Biography of Bernhard Bardenheuer
Bernhard Bardenheuer, the son of an innkeeper, studied medicine at Würzburg and Berlin, obtaining his doctorate at Berlin in 1864. During this period he was particularly influenced by Bernhard von Langenbeck (1810-1887), in whose clinic he often did practical work.
In 1865, after finishing state examination and his doctoral thesis, he began his work as assistant physician under Karl Busch (1836-1881) at the surgical clinic of the Rhenisch Friedrich-Wilhelm University in Bonn. With this period under Busch, another pupil of Langenbeck, Bardenheuer rounded off his surgical training. From here he changed to the University of Heidelberg, broadening his surgical spectrum working with the ophthalmologist Otto Becker (1828-1893), professor of ophthalmology at Heidelberg from October 1, 1868. At the same time Bardenheuer was also a voluntary physician in the clinic of Gustav Simon (1824-1876). Simon had moved from his chair in Rostock to the chair of surgery at Heidelberg in 1867.
Bardenheuer’s main scientific teachers were Langenbeck and Simon. Together they performed surgical and gynaecological operations. On August 2, 1869, at the old operating theatre of Heidelberg’s surgical clinic, Bardenheuer assisted, along with Heinrich Braun (1847-1911), with the world’s first nephrectomy indicated and planned on the basis of scientific criteria. Bardenheuer was regarded as a bold, daring surgeon,
A surgeon abroad
During the years 1869 and 1870 Bardenheuer went abroad for further studies at the surgical world centres of those days: London, Paris, and Vienna. He was especially impressed by Bartholomaeus Spencer-Wells (1835-1897) who introduced ovariotomy to surgery, an operation which Bardenheuer later performed successfully at Cologne for the first time. During his stay in Vienna, Bardenheuer was leading surgeon at the surgical station of the Garrison Military Hospital.
War and peace
Returning to Heidelberg, Bardenheuer was in charge of the sick bay at the garrison there during the Franco-Prussian war of 1870/1871. This put him in contact with Otto Fischer (1810-1885), the surgeon in charge and head of Cologne’s Citizens’ Hospital. Bardenheuer settled permanently in Cologne in 1872. On October 9, 1874, he succeeded Otto Fischer, whose ailing health forced him to retire. Here Bardenheuer gained an outstanding reputation as a skilful surgeon even far beyond the borders of the Rheinprovinz. This is verified by his extensive consultations and his series of lectures which brought him as far as Belgium and the Netherlands.
Bardenheuer received the title of professor in 1884, this being the first time that a scientist who had not been a member of a university’s academic staff received this honour by the Prussian state. In 1885 he was appointed privy medical councillor and in 1905 he became privy medical officer of health. As a member of the Zentralkommitee für das ärztliche Fortbildungswesen (central committee for further medical training in Prussia), also known as the Kaiserin-Friedrich Foundation, Bardenheuer vehemently supported the first Akademie für praktische Medizin (the Academy of Practical Medicine) in Cologne, a precursor to of the medical faculty. When the academy was founded in 1904, Bardenheuer became its executive professor, holding that position until 1907.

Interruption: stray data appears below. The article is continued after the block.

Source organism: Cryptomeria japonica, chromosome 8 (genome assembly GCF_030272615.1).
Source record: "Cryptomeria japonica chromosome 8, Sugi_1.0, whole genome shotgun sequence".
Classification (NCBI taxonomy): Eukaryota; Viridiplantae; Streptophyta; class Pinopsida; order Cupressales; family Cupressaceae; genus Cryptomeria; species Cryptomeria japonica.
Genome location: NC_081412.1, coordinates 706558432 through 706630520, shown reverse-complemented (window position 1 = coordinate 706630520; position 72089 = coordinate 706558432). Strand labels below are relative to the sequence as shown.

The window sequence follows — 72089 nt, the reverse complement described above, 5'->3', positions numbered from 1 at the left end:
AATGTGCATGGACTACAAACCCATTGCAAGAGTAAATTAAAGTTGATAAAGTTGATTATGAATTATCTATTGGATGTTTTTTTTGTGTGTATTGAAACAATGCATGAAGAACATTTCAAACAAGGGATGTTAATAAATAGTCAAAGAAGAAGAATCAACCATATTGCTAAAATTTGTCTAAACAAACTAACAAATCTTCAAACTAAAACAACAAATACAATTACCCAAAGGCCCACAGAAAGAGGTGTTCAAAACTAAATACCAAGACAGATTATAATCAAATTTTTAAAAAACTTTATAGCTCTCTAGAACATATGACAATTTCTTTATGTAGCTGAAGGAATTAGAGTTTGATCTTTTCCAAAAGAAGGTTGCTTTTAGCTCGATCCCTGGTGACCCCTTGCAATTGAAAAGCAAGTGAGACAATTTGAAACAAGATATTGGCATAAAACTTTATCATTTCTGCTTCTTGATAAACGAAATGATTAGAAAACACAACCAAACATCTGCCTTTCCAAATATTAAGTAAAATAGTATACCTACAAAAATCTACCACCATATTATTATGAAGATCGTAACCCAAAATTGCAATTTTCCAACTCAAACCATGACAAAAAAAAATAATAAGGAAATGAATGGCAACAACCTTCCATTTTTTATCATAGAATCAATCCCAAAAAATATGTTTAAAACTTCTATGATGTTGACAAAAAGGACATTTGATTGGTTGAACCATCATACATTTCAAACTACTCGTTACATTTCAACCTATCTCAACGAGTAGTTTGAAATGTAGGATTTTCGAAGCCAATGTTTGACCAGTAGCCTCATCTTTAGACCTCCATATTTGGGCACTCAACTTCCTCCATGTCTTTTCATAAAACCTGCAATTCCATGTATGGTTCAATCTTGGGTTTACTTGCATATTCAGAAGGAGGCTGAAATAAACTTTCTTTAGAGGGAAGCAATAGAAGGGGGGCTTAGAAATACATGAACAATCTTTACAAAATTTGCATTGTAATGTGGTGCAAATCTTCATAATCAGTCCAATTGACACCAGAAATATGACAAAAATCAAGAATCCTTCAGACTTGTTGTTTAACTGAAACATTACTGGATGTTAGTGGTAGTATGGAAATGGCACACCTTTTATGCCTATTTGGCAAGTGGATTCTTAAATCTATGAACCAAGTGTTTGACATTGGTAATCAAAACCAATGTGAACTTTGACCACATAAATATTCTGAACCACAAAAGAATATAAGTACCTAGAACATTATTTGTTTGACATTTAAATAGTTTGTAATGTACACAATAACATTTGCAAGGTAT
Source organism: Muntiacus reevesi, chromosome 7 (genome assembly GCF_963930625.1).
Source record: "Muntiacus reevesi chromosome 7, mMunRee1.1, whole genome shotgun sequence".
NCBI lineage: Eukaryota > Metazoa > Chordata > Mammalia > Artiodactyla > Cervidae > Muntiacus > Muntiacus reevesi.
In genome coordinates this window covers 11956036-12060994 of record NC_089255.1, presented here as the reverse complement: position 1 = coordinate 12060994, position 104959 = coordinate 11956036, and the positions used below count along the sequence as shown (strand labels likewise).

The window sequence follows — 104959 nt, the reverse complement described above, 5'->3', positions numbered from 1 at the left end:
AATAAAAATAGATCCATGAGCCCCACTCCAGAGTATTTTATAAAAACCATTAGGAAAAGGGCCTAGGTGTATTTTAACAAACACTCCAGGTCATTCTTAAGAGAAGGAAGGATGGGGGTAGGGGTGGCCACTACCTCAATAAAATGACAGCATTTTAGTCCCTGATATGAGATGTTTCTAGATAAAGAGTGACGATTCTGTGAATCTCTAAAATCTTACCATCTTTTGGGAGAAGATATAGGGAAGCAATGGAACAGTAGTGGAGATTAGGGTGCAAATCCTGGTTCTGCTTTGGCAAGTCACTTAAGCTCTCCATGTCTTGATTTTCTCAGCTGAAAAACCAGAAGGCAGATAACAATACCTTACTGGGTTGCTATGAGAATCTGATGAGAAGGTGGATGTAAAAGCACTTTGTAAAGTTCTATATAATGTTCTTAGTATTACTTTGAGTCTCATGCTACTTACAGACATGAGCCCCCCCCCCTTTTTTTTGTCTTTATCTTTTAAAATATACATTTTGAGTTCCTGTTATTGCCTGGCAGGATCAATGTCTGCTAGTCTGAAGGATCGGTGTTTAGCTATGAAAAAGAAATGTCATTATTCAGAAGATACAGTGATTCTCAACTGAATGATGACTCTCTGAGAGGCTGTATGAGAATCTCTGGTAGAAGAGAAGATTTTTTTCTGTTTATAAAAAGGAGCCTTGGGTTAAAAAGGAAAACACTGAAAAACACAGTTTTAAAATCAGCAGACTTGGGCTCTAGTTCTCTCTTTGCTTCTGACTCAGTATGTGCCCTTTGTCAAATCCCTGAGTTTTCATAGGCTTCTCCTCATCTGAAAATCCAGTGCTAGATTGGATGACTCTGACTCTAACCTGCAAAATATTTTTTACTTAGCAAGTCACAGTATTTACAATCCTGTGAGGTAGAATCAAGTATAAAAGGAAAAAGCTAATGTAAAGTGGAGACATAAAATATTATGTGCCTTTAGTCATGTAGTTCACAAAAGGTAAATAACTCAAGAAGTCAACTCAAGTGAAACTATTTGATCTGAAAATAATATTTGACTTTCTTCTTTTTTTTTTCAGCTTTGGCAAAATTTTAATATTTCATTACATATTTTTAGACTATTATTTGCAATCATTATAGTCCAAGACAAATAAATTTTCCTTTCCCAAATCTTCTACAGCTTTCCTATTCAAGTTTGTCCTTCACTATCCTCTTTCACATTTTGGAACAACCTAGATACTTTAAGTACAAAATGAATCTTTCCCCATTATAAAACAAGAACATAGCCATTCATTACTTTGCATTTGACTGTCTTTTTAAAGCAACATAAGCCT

At the time when Bardenheuer was employed at the Cologne Citizens’ Hospital, it was one of the biggest surgical hospitals in Europe. In 1905 he could accommodate 324 surgical patients, 54 more than the Berlin Charité.
In Köln in 1875 he introduced Listerian antisepsis, against resistance from the director who considered the extra cost of 4000 Taler, about two years wages for a civil servant.
On January 13, 1887, Bardenheuer performed the first complete cystectomy. The patient was Theodor Baum (1830-1887), a carpenter’s assistant, 57 years old and living in a working class area in the south of Cologne. The operation took 75 minutes. As the patient was suffering from an advanced bladder tumour involving both ureters, Bardenheuer abstained from uretero-anteroanastomosis. The patient died 14 days after surgery because of uraemia and hydronephrosis. But the surgeon had proved the technical feasibility of this operation. The first successful cystectomy on a patient suffering from pappilomatosis of the bladder was performed on August 3, 1889 by the gynaecologist Karl Pawlik (1849-1914) of Prague
A large part of his publications deal with urosurgical themes, a field in which he was a pioneer. He developed a so-called "door-angel-incision" in order to examine inner organs without opening the peritoneum. In 1898 Bardenheuer performed a method of Indian rhinoplasty. The flap was based over the right supraorbital vessels, extended superiorly beyond the hairline on the forehead, and dipped down into the other side of the forehead forming an arc that included almost all of the forehead.
Bardenheuer published annual Reports from the Cologne Citizens’ Hospital, at the publishing house of Albert Ahn, Cologne-Leipzig. He was a co-editor of the well known monograph "Deutsche Chirurgie".